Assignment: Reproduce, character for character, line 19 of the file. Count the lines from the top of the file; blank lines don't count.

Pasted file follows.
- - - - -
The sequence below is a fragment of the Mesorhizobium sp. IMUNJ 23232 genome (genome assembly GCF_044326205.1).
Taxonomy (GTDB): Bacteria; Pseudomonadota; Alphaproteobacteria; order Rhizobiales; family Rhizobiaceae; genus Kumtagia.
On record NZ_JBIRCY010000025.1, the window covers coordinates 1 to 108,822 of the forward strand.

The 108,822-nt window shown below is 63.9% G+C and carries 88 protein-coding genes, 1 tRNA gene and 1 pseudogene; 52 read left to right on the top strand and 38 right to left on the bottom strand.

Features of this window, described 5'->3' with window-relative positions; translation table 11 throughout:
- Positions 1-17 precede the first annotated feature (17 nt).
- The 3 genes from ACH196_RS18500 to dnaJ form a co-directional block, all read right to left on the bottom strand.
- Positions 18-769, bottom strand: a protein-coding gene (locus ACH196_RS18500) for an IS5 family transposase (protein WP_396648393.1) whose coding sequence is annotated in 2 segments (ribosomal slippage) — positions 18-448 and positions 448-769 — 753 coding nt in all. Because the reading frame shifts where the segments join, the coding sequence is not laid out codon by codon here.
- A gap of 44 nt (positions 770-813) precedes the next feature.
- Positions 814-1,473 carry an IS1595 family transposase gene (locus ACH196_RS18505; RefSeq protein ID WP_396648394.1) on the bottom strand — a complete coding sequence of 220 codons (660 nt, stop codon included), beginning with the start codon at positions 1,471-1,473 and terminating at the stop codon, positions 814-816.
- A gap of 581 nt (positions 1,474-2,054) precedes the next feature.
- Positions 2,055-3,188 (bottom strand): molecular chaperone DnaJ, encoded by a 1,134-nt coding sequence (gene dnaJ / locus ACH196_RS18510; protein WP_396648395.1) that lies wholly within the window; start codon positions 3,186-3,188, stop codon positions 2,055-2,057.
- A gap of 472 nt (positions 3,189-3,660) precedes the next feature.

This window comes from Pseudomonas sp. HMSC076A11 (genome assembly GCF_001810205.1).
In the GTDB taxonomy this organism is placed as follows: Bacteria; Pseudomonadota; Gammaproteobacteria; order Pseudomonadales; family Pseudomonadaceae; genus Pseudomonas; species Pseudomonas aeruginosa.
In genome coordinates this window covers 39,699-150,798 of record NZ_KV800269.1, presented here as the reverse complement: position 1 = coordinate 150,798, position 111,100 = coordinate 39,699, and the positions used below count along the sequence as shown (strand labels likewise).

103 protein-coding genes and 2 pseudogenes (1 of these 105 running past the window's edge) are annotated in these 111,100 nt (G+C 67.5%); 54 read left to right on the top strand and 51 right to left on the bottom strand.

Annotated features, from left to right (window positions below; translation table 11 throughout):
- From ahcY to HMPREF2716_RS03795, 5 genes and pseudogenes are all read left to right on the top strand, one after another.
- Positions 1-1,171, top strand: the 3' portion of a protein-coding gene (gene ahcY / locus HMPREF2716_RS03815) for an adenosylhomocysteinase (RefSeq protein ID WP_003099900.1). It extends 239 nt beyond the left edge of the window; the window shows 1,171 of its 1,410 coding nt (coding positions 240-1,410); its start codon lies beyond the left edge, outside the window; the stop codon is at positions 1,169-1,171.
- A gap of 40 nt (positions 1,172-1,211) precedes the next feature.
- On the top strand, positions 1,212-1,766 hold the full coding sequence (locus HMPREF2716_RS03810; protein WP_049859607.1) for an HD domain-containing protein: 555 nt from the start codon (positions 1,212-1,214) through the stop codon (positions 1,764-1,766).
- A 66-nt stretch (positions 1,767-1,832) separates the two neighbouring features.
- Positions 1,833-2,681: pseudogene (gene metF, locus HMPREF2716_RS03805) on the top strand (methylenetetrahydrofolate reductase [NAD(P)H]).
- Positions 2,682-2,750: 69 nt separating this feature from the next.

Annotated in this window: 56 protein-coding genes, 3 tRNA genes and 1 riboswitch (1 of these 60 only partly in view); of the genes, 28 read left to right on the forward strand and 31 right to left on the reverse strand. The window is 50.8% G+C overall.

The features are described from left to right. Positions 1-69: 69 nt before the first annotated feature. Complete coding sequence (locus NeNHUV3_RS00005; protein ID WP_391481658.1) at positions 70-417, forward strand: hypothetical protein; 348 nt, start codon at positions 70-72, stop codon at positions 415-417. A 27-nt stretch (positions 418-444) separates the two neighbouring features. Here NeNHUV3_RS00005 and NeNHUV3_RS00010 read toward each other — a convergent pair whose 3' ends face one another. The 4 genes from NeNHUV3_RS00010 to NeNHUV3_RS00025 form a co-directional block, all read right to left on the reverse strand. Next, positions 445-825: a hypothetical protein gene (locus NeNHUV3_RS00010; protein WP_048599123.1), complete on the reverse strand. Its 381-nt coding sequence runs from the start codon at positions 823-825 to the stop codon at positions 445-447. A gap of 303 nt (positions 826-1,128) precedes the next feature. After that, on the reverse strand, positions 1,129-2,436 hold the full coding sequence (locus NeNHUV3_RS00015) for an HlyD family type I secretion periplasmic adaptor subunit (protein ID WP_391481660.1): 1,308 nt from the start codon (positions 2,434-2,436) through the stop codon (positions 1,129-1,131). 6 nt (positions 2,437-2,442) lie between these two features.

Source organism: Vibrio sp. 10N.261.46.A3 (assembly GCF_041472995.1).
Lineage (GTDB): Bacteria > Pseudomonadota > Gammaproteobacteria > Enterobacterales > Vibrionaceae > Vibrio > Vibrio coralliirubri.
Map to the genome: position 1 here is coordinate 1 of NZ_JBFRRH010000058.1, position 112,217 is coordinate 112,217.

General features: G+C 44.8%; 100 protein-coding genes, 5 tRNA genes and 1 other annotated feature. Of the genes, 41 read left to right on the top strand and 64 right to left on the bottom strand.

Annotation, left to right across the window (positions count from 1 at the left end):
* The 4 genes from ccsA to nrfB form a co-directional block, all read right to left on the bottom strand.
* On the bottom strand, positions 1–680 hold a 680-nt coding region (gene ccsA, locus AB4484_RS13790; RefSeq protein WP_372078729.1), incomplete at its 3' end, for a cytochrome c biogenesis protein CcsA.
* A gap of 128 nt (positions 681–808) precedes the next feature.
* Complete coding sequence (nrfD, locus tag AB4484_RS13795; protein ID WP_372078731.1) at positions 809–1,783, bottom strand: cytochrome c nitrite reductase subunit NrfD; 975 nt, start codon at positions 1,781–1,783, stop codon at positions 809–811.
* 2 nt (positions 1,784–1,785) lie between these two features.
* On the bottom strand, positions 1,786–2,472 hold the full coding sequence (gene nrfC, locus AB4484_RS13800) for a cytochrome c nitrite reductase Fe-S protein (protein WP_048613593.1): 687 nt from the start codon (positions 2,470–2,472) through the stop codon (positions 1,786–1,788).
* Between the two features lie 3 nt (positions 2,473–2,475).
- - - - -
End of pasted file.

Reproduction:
- From ahcY to HMPREF2716_RS03795, 5 genes and pseudogenes are all read left to right on the top strand, one after another.